A couple of weeks ago I finished the first draft of my novel, and paused to take that single breath of victory before diving back into battle. At first, I’m nervous to use the word battle, because I fear someone will tell me to relax or not to struggle. I myself used to say I preferred effort to struggle. But I love telling stories, and in telling the most meaningful stories, I find that struggle is not a bad word. A good story always has a conflict, and a conflict is a struggle between opposing forces. So when I write, I create battles and feel battles and communicate battles of one sort or another. Actual war does play a role in my book, as does family betrayal, sexual violation, and racism. So the idea of storyteller as warrior might make some sense.
I’ve been accepted to a juried workshop at Aspen Summer Words—juried, meaning I had to compete with other writers for a slot. I almost hate to use that word, compete, because whenever I meet other writers I always feel a sense of kinship, even when we write about different things. I also believe that a rising tide lifts all boats. Still, there were only so many slots and I filled one of them.
Now I feel this strange responsibility as I work on my submissions to present in the workshop and to present to the agent and editor I’ll meet with at the conference. I want to continue earning this slot, and whatever achievement lies ahead, through hard work, experience, and the skill that comes from those things plus true love—for I do truly love this battle called writing. Yet I also want to be authentic, not catering to my idea of what others might expect, but just striving to be the best of me. I thought I would spend a few hours polishing the pieces I wished to send, but it has now been days and I’m stuck on the same chapter. The chapter’s conflict needs to be clearer, so I expand it. The pages need to be fewer, so I shorten it. I can’t decide which parts the reader needs to know, and which parts only I need to know. So I find I am in conflict with myself.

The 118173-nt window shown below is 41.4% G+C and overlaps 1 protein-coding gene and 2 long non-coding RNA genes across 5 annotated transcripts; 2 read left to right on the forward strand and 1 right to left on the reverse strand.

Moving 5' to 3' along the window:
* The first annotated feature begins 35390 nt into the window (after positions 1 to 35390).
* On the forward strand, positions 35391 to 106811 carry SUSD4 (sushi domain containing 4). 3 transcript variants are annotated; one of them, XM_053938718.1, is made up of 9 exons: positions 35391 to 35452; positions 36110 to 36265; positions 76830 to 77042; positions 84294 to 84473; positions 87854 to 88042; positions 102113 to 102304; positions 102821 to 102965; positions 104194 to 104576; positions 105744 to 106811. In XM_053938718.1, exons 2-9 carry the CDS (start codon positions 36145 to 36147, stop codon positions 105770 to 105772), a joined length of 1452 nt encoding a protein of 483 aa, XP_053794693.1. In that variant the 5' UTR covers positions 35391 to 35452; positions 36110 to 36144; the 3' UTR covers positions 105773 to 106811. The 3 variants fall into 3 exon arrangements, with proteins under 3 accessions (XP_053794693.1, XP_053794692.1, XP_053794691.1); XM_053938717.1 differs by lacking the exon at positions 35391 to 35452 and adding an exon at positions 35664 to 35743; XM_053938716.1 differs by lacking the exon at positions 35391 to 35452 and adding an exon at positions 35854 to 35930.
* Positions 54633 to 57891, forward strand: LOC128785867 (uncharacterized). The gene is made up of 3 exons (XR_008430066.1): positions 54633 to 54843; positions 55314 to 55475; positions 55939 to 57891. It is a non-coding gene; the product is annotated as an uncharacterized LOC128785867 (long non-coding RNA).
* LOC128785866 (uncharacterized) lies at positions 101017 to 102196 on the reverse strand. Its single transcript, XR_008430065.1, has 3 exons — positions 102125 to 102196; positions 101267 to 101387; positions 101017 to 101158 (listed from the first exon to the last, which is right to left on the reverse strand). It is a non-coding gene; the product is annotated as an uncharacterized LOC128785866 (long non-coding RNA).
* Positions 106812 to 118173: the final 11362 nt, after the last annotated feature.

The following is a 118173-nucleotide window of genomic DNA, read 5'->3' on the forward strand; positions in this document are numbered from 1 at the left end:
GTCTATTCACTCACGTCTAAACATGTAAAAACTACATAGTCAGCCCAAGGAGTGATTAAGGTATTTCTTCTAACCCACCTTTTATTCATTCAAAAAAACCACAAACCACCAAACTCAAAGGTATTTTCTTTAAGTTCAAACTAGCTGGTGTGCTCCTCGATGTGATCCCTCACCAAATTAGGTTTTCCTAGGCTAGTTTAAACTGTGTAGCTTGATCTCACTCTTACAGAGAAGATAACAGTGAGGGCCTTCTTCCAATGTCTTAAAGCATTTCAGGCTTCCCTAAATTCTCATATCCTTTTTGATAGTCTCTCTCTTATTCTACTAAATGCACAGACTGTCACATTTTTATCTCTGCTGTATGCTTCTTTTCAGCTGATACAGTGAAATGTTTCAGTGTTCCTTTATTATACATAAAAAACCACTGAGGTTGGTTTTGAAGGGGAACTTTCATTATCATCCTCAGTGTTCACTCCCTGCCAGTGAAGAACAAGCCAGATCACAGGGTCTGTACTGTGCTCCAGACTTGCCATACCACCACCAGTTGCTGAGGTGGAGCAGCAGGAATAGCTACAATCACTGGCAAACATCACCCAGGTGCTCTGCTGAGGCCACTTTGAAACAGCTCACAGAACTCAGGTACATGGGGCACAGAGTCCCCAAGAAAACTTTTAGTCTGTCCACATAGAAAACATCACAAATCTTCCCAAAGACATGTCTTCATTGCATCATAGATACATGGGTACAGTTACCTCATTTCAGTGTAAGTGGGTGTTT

This is all okay, this apparent lack of peace. Such is the career I’ve chosen. I write about conflict, and in so doing I face my own conflicts and the valuable lessons they have to offer. Plants compete for sunshine, animals compete for food, humans compete for work and opportunity. This all contributes to conflict. We also face conflict within ourselves as we make choices in our lives. Writers take that a step farther as we make choices in our stories. I find myself revisiting many of my past real-life conflicts as I make choices for my fictional characters, because in many ways they are extensions of myself—even the bad guys who rationalize evil deeds, which can be a tough thing to accept. As I write about them, I discover what I believe and what I myself have learned from conflict.
What is it I have learned from conflict this time? I’ll let you know when I finish the story, but right now it seems to be about the importance of having a sense of home, and how when we lose or leave our homes we still have the power to create a new idea of home for ourselves.
Though I find value in taking workshops, sharing my story with fellow writers and readers for feedback, and working with agents and editors, it turns out that the story is still up to me. I stand in the midst of a fictional world full of people, yet I fight their battles alone. The characters look up at me when someone hurts them or when they hurt someone else, and they ask me what to do. Often I must give them bad advice for the story to keep going, for it is in their missteps and their losses that I remember and discover all I have learned from mine.
I finished my first draft and enjoyed that victory in battle. But the war isn’t over yet.